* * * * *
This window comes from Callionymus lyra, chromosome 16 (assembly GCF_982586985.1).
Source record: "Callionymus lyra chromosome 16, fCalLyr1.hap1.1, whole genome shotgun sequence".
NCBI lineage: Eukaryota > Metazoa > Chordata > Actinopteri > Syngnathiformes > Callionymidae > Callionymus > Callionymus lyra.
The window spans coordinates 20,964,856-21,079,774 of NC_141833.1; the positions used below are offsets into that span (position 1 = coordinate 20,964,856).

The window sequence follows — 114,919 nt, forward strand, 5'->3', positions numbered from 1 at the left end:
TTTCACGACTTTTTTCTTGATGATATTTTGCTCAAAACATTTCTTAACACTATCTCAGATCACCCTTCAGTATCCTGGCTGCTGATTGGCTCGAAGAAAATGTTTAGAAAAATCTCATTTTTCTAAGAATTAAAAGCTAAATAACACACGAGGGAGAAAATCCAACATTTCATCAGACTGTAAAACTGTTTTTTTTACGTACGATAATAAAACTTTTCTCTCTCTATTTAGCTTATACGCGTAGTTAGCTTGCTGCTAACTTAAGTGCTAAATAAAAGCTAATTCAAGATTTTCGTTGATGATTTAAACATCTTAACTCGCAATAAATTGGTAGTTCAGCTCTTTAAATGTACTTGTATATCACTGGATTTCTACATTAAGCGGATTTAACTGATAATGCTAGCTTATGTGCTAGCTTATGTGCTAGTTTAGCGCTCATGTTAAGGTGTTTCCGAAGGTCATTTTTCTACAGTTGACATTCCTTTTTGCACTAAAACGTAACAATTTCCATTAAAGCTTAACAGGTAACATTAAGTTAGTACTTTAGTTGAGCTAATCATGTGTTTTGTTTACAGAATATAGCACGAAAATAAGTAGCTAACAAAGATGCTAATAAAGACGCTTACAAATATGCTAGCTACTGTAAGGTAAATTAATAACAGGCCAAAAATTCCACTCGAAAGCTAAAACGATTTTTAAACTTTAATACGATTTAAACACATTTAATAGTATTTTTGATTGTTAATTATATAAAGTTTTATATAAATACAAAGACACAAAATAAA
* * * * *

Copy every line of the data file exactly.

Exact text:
This window comes from Callionymus lyra, chromosome 16 (assembly GCF_982586985.1).
Source record: "Callionymus lyra chromosome 16, fCalLyr1.hap1.1, whole genome shotgun sequence".
NCBI lineage: Eukaryota > Metazoa > Chordata > Actinopteri > Syngnathiformes > Callionymidae > Callionymus > Callionymus lyra.
The window spans coordinates 20,964,856-21,079,774 of NC_141833.1; the positions used below are offsets into that span (position 1 = coordinate 20,964,856).

The window sequence follows — 114,919 nt, forward strand, 5'->3', positions numbered from 1 at the left end:
TTTCACGACTTTTTTCTTGATGATATTTTGCTCAAAACATTTCTTAACACTATCTCAGATCACCCTTCAGTATCCTGGCTGCTGATTGGCTCGAAGAAAATGTTTAGAAAAATCTCATTTTTCTAAGAATTAAAAGCTAAATAACACACGAGGGAGAAAATCCAACATTTCATCAGACTGTAAAACTGTTTTTTTTACGTACGATAATAAAACTTTTCTCTCTCTATTTAGCTTATACGCGTAGTTAGCTTGCTGCTAACTTAAGTGCTAAATAAAAGCTAATTCAAGATTTTCGTTGATGATTTAAACATCTTAACTCGCAATAAATTGGTAGTTCAGCTCTTTAAATGTACTTGTATATCACTGGATTTCTACATTAAGCGGATTTAACTGATAATGCTAGCTTATGTGCTAGCTTATGTGCTAGTTTAGCGCTCATGTTAAGGTGTTTCCGAAGGTCATTTTTCTACAGTTGACATTCCTTTTTGCACTAAAACGTAACAATTTCCATTAAAGCTTAACAGGTAACATTAAGTTAGTACTTTAGTTGAGCTAATCATGTGTTTTGTTTACAGAATATAGCACGAAAATAAGTAGCTAACAAAGATGCTAATAAAGACGCTTACAAATATGCTAGCTACTGTAAGGTAAATTAATAACAGGCCAAAAATTCCACTCGAAAGCTAAAACGATTTTTAAACTTTAATACGATTTAAACACATTTAATAGTATTTTTGATTGTTAATTATATAAAGTTTTATATAAATACAAAGACACAAAATAAA